After years of traveling to either Lawrenceville or Kingston for church services the First Presbyterian Church of Princeton was founded in 1766 and the congregation has met on this spot ever since. The first two churches burned - in 1813 and 1835. This third sanctuary was dedicated in 1836. The Greek Revival core of the building was erected by Charles Steadman using a facade plan of architect Thomas U. Walter he purchased for $10.00. Walter would later re-design the dome for the United States Capitol.
TURN LEFT ON MERCER STREET THAT ANGLES AWAY FROM NASSAU STREET.
33 Mercer Street
An Episcopalian outpost was established in Presbyterian-dominated Princeton in 1833 and the small congregation built a modest Greek Revival meeting house. It was replaced in 1879 by a stone sanctuary designed by Richard Upjohn and his son, leading proponents of the style in America. It forms the core of the current building that was doubled in size, including a significantly heightened tower, in the early 1900s.
Albert Einstein House
112 Mercer Street
“I am very happy in my new home in this friendly country and the liberal atmosphere of Princeton,” wrote Albert Einstein in 1935 after coming to town for research in his “Institute for Advanced Study.” He bought this house but it would fill with unhappy members when his wife Elsa fell ill and died in December 1936. The house was built on Alexander Street just east of here in the 1870s and later moved to this location.
TURN RIGHT ON EDGEHILL STREET.
Detour: A little more than a half-mile down the street at 500 Mercer Road is Princeton Battlefield State Park. If you want to visit one of the few Revolutionary War battlefields that still looks much as it did in the 1770s continue down Mercer Street and then return to this point.
Princeton Battlefield State Park
500 Mercer Road
Having finally achieved an important victory at Trenton in late December 1776, General George Washington was in no mood to remain back to the western side of the Delaware River. He came across again just before the new year in hopes of surprising the British at Princeton. For his part,Major General Charles Lord Cornwallis avowed to drive the enemy back across the Delaware and reestablish control of New Jersey. He amassed 5,500 men and set out to meet Washington in Trenton. Washington was not waiting for such a clash. he put his ragged troops on the march, planning to outflank the British, destroy a rear guard at Princeton and capture a vital supply depot in Brunswick. Little matter that his troops had little food and some lacked shoes. Moving swiftly along a little known road through the frozen night, Washington was on the way to achieving his objective when an alert British rear guard spotted his army at daybreak through the leafless trees. British Lt. Colonel Charles Mawhood quickly retraced his steps and smashed into a detachment under Brigadier General Hugh Mercer. Mercer’s men were pushed back up a field of frozen cornhusks. Mercer himself was bayoneted seven times near the Thomas Clark House but, according to legend, he refused to be taken from the field and was laid under a white oak tree. He would die of his wounds nine days later in the Clark House. A crushing defeat seemed certain but Washington had ridden back upon hearing the musket fire and arrived to take command of the battle. joined by reinforcements from his main army, the Americans chased the British down the road to the town of Princeton. Washington would carry his brilliant counter-offensive no further. He moved his worn-out army to Morristown and the British skulked back to New Brunswick. Cornwallis had hoped to have all of New Jersey - and soon Philadelphia - under his control. Instead, Washington’s “Nine Days’ Wonder” had left him with just the ports around New York City. When Cornwallis surrendered to Washington in Yorktown he told him, “When the illustrious part that your Excellency has borne in this long and arduous contest becomes a matter of history, fame will gather your brightest laurels rather from the banks of the Delaware than from those of the Chesapeake.” The American Revolution was saved at Trenton and Princeton but little has been done to develop the sites historically. The terrain of the main fighting of the Battle of Princeton has remained virtually unchanged since the Revolution. The Clark House still stands at the crest of the grounds and in the distance are British and American graves, marked by the Ionic columns from the portico of an 1836 Philadelphia mansion.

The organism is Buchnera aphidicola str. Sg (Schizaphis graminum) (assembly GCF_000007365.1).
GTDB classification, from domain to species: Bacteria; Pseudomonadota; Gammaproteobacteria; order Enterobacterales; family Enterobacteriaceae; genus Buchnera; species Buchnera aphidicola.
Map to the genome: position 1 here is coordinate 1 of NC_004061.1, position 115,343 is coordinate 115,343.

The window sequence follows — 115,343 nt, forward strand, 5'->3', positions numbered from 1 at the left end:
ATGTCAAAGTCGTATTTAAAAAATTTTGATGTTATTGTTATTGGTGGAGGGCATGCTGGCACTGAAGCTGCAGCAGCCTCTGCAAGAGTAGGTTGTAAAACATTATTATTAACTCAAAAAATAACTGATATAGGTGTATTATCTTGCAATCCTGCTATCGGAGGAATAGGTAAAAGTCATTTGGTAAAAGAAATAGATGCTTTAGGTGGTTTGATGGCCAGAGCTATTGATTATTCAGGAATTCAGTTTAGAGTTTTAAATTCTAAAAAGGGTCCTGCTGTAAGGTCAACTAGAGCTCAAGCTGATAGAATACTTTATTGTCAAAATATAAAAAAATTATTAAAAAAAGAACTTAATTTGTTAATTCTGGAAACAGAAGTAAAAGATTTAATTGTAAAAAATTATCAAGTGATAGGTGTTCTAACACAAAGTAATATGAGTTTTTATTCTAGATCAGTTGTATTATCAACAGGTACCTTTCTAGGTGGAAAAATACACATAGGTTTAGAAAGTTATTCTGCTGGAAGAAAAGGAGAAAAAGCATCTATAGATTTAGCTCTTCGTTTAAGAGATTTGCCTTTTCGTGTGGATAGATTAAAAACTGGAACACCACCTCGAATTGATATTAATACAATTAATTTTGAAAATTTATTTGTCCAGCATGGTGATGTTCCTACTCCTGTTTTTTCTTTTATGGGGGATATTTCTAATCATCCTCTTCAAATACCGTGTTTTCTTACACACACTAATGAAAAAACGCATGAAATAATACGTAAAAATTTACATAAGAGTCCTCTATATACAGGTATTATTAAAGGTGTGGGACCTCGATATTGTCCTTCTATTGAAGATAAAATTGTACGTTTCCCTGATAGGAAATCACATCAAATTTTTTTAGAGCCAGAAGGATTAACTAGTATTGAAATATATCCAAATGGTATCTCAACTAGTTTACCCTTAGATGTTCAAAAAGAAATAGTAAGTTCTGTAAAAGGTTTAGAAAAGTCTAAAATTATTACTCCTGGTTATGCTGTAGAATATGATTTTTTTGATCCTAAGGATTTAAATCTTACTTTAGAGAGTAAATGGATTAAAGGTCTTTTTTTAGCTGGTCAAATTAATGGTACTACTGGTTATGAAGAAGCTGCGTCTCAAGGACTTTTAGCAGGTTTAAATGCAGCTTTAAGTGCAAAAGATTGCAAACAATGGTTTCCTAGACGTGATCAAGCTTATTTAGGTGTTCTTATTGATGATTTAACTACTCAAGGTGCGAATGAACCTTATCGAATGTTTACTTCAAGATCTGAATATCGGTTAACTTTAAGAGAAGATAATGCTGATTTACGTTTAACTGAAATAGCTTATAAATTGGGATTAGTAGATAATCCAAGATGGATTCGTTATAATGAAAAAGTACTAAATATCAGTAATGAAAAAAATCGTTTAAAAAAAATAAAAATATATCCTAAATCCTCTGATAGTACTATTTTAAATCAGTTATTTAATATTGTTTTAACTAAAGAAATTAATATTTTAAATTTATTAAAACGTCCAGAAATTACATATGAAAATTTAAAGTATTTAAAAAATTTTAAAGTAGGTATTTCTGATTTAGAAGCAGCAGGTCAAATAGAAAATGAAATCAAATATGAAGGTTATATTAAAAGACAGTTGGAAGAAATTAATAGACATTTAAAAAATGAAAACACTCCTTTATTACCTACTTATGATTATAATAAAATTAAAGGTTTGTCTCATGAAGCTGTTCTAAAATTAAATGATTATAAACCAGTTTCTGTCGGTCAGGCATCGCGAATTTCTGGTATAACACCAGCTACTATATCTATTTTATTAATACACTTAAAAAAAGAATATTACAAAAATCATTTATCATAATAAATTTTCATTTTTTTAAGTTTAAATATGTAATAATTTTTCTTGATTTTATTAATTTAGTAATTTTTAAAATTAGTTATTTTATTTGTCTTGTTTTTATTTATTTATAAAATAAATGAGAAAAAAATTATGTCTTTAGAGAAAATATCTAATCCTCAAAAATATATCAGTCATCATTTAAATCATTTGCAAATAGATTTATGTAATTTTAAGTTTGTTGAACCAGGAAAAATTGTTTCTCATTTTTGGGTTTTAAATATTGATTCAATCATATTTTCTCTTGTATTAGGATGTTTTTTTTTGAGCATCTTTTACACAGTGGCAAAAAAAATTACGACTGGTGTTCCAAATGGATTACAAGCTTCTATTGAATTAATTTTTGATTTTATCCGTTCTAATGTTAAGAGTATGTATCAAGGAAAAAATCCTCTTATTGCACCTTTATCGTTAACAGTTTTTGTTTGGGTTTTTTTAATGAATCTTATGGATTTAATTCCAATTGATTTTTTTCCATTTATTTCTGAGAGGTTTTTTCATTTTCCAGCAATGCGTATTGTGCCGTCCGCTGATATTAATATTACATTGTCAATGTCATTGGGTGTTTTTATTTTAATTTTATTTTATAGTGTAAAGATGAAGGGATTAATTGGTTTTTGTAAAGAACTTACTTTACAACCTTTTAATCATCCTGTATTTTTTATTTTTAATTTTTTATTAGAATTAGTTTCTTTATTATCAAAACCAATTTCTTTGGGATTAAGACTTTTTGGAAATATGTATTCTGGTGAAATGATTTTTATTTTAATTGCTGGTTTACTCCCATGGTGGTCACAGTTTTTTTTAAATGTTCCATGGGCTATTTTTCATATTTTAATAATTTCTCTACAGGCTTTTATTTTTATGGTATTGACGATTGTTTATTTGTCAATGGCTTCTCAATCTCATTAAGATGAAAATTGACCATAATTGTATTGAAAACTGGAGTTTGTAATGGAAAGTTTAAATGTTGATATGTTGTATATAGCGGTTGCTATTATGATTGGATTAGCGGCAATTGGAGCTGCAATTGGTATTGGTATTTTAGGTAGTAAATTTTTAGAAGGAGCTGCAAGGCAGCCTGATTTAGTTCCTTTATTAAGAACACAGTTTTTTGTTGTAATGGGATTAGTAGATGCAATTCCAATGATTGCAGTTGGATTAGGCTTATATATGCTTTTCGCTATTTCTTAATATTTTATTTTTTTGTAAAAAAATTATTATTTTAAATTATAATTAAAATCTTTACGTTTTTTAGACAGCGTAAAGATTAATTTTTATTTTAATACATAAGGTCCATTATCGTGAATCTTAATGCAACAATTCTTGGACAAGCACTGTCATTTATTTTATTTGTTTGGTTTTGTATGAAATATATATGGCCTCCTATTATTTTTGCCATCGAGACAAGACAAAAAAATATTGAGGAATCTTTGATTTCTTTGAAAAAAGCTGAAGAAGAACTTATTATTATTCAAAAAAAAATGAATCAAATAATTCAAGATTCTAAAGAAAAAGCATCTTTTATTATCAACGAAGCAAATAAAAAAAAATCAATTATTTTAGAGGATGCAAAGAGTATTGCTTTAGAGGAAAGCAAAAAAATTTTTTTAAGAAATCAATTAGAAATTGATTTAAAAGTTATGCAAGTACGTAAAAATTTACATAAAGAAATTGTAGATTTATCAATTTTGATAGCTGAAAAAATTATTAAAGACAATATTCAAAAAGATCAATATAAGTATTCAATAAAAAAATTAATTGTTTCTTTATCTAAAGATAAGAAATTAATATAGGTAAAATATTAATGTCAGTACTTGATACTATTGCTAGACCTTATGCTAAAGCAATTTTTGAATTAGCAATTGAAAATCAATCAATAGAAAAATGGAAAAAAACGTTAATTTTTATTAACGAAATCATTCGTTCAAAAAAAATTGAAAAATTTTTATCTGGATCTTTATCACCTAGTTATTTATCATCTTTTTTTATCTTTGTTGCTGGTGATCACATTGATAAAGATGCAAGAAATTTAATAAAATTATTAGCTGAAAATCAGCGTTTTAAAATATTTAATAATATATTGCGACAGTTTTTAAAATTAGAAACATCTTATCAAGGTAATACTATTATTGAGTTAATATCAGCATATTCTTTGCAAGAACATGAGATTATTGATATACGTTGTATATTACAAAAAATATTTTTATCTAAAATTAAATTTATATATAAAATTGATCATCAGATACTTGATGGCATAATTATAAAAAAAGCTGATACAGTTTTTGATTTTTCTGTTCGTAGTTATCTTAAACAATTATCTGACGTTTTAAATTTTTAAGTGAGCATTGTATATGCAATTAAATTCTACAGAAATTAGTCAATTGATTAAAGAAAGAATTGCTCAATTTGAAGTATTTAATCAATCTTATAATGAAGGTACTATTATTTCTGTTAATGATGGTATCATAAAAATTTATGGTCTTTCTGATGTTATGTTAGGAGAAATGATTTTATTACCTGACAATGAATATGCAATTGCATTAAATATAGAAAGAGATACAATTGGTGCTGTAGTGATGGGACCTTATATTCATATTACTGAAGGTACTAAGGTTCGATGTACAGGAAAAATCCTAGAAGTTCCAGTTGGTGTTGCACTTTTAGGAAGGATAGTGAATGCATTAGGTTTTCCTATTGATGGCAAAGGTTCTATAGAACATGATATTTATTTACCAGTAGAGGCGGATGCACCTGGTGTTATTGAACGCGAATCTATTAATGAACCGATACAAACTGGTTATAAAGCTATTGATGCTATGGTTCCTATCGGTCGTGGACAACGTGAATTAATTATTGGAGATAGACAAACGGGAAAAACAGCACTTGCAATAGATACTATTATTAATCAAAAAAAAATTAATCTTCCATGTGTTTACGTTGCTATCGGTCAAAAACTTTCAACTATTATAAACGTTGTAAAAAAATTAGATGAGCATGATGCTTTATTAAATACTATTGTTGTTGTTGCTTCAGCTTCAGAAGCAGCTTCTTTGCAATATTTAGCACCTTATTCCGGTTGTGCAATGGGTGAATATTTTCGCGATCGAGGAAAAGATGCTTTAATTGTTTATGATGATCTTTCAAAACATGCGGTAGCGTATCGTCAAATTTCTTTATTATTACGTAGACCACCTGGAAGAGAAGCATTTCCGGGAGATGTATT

32 Edgehill Street